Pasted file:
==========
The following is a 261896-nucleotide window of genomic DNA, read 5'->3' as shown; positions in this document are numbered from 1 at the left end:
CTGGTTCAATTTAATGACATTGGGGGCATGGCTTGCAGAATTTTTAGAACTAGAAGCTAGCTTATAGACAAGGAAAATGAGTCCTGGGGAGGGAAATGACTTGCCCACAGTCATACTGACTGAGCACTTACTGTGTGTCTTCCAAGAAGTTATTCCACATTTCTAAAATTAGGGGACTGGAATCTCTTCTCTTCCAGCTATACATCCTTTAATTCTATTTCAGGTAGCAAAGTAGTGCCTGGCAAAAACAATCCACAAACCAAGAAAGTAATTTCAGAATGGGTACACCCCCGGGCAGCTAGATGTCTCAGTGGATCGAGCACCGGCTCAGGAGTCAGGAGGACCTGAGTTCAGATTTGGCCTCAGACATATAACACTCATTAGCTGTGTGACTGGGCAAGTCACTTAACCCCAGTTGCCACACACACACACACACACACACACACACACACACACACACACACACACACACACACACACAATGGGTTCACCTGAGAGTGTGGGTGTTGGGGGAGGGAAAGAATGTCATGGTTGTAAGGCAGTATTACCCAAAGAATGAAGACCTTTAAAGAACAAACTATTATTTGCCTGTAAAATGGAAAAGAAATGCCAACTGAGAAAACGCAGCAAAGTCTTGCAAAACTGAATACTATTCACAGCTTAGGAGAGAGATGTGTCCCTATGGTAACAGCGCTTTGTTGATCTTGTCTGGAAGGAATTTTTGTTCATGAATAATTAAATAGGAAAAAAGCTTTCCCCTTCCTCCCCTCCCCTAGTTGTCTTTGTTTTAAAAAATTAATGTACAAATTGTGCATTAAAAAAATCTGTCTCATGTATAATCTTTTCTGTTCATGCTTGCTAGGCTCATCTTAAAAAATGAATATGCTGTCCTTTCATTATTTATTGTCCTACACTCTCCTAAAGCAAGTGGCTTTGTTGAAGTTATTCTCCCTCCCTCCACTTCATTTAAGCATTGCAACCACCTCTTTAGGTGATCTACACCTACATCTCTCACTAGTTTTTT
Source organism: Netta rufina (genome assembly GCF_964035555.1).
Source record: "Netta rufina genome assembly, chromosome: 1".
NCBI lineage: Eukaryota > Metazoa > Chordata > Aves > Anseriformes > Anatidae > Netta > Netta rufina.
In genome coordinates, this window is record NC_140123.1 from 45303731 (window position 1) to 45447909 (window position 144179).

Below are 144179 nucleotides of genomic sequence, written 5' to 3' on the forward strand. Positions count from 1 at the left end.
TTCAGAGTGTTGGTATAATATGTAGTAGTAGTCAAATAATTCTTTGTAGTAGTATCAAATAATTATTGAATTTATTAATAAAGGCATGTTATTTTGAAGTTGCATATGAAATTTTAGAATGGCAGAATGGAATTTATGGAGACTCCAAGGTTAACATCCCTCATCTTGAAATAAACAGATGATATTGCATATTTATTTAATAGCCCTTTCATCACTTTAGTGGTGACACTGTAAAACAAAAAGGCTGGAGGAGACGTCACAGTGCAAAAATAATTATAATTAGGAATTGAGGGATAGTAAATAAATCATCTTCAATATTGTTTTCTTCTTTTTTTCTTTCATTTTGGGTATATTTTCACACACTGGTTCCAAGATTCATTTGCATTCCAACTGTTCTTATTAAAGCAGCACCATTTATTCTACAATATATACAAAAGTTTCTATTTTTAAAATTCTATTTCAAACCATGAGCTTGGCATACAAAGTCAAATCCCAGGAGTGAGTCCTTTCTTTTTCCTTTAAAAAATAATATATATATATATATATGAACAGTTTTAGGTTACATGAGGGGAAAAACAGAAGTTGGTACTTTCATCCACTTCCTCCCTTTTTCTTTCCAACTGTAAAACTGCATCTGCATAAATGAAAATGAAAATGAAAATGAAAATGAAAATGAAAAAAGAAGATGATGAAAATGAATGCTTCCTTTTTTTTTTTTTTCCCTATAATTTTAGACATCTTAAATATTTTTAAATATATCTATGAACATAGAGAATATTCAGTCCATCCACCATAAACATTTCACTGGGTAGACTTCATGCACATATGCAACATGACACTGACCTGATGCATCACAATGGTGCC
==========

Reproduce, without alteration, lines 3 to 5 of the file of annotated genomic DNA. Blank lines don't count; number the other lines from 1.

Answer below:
Source organism: Netta rufina (genome assembly GCF_964035555.1).
Source record: "Netta rufina genome assembly, chromosome: 1".
NCBI lineage: Eukaryota > Metazoa > Chordata > Aves > Anseriformes > Anatidae > Netta > Netta rufina.